Don’t worry, you don’t have to forgo showers to keep your skin from getting dry. Levin recommends shortening showers to 10 minutes or less and using cool or warm water. Also, a moisturizing body wash can go a long way. We like Aveeno Daily Moisturizing body wash, ($6.64, amazon.com). You can also apply a moisturizer two to three minutes after you step out of the shower or pool to help minimize trans-epidermal water loss (TWL, or when you lose moisture through the skin). This will keep the barrier function in place and keep moisture levels balanced.
Problem: Sun Damage
Outdoor enthusiasts—think: runners, bikers, or hikers—can suffer from premature aging due to the free-radical damage from UV rays. “Prolonged time outdoors with exposure to UV radiation ages the skin by breaking down collagen and elastin,” Levin says. The result: fine lines and wrinkles.
The fix for this one is simple—sunscreen. Make sure to get a broad-spectrum sunscreen that’s SPF 30 or more. Then reapply every two hours to protect your skin from sun damage and sun-related skin cancers. A favorite affordable sunscreen of ours is Coppertone Sport sunscreen lotion SPF 30 ($12.99, amazon.com).
Those red, angry spots you get when your skin gets rubbed the wrong way can make any workout feel not worth it. “Friction with increased activity is more common in the summer, and therefore the skin is more vulnerable to chafing.” Whether it’s two body parts rubbing together (helloo, inner thighs!) or clothing, there’s actually a pretty easy fix to this painful problem.
“One of the most important aspects of avoiding chafing is keeping the skin cool and dry,” Levin explains. “I recommend avoiding staying in wet or moist clothing for prolonged periods of time, and wearing breathable fabrics.” By breathable fabrics, she means moisture-wicking synthetic fabrics such as Lycra or spandex. Skip cotton; it’s a big no-no since it will soak up moisture and stay wet longer. Opt for clothes that are loose so there’s less room for rubbing. Finally, if chafing is unavoidable (as it can be when training for a big event like a half-marathon), pick up a skin lubricant. We love Chamois Butt’r Original and Her ($17.97 each, amazon.com) or Bodyglide anti-chafe balm ($9.99, amazon.com).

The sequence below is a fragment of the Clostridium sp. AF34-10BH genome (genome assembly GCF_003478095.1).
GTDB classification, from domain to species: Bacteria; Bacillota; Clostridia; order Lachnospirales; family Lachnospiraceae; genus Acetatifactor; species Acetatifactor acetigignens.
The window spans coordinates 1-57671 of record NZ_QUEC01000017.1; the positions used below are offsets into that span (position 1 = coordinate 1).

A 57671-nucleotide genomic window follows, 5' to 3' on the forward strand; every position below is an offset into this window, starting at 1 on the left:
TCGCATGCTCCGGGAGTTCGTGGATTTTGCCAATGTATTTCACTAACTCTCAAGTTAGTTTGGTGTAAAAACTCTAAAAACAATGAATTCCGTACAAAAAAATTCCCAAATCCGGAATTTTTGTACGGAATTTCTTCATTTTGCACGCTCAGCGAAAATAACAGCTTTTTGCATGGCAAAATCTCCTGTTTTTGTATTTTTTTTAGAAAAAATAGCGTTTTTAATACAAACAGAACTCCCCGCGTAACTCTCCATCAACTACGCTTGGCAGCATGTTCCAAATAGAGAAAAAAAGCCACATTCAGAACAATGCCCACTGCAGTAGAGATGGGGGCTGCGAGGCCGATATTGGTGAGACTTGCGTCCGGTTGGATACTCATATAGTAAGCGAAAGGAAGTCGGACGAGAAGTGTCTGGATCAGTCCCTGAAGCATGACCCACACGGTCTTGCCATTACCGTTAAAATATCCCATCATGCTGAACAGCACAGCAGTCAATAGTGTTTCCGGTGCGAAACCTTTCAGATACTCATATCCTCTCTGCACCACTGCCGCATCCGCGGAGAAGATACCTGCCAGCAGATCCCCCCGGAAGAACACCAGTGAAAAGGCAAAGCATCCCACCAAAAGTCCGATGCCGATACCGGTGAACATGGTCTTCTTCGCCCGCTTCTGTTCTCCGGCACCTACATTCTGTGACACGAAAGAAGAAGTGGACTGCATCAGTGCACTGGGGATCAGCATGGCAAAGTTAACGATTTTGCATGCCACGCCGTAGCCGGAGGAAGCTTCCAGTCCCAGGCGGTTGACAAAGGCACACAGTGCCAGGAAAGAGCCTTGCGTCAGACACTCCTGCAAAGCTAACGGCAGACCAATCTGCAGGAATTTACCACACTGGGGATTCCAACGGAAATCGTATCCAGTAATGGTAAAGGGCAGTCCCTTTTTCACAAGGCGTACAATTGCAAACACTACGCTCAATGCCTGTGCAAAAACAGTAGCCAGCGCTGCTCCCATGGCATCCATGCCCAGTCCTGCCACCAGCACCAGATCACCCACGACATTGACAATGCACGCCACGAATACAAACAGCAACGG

Rosacea is a skin condition that results in red, inflamed, irritated skin. Although it’s not caused by working out, exercise can dilate blood vessels, which can trigger or worsen rosacea for people who already suffer from the inflammatory disorder. As for melasma (a chronic pigmentary condition), Levin explains that heat can worsen it.
Most people with rosacea or melasma keep up with regular dermatology visits and prescriptions to help the issue. But that doesn’t mean they can’t do anything to help when working out. “I recommend to my rosacea [and melasma] patients that they keep a cool cloth by their treadmill to avoid swinging changes of temperature on the face,” Levin says. This immediate cool-down will keep the face from overheating and flushing, which will keep both rosacea and melasma flare-ups at bay.
Like rosacea, eczema isn’t caused by exercise, but sweat can exacerbate the issue, because the salt and moisture irritate the skin even more, making the rash not only visible, but also more uncomfortable.
Moisturize, moisturize, moisturize. “Eczematous skin has a decreased amount of important proteins that lock in moisture and provide hydration such as ceramides,” Levin says. To restore the protective barrier that keeps skin supple and hydrated, slather on a fragrance-free moisturizer post-shower. Look for hydrating ingredients such as glycerin, ceramides, or hyaluronic acid. Levin suggests CeraVe moisturizing cream ($10.42, amazon.com).